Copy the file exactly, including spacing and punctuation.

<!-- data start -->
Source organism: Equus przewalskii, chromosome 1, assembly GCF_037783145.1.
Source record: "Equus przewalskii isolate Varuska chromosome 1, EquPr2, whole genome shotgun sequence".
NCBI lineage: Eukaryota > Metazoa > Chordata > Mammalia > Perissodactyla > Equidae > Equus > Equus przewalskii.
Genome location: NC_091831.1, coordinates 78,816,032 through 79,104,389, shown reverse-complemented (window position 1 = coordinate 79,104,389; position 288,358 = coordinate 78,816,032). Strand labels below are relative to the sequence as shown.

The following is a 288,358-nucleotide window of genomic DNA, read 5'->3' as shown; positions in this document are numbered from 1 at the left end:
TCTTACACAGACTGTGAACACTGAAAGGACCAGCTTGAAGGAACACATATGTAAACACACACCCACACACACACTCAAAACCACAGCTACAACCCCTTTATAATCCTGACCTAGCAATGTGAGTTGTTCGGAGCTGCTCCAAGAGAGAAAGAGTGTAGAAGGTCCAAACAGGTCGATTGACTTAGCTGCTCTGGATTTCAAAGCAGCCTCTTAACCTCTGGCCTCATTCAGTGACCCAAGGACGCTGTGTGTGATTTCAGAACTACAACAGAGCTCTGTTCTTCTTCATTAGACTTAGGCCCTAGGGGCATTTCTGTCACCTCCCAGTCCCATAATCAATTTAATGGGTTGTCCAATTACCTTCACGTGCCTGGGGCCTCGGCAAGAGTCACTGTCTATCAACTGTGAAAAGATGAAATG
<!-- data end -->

Source organism: Equus przewalskii, chromosome 1, assembly GCF_037783145.1.
Source record: "Equus przewalskii isolate Varuska chromosome 1, EquPr2, whole genome shotgun sequence".
NCBI lineage: Eukaryota > Metazoa > Chordata > Mammalia > Perissodactyla > Equidae > Equus > Equus przewalskii.
Genome location: NC_091831.1, coordinates 78,816,032 through 79,104,389, shown reverse-complemented (window position 1 = coordinate 79,104,389; position 288,358 = coordinate 78,816,032). Strand labels below are relative to the sequence as shown.

The following is a 288,358-nucleotide window of genomic DNA, read 5'->3' as shown; positions in this document are numbered from 1 at the left end:
TCTTACACAGACTGTGAACACTGAAAGGACCAGCTTGAAGGAACACATATGTAAACACACACCCACACACACACTCAAAACCACAGCTACAACCCCTTTATAATCCTGACCTAGCAATGTGAGTTGTTCGGAGCTGCTCCAAGAGAGAAAGAGTGTAGAAGGTCCAAACAGGTCGATTGACTTAGCTGCTCTGGATTTCAAAGCAGCCTCTTAACCTCTGGCCTCATTCAGTGACCCAAGGACGCTGTGTGTGATTTCAGAACTACAACAGAGCTCTGTTCTTCTTCATTAGACTTAGGCCCTAGGGGCATTTCTGTCACCTCCCAGTCCCATAATCAATTTAATGGGTTGTCCAATTACCTTCACGTGCCTGGGGCCTCGGCAAGAGTCACTGTCTATCAACTGTGAAAAGATGAAATG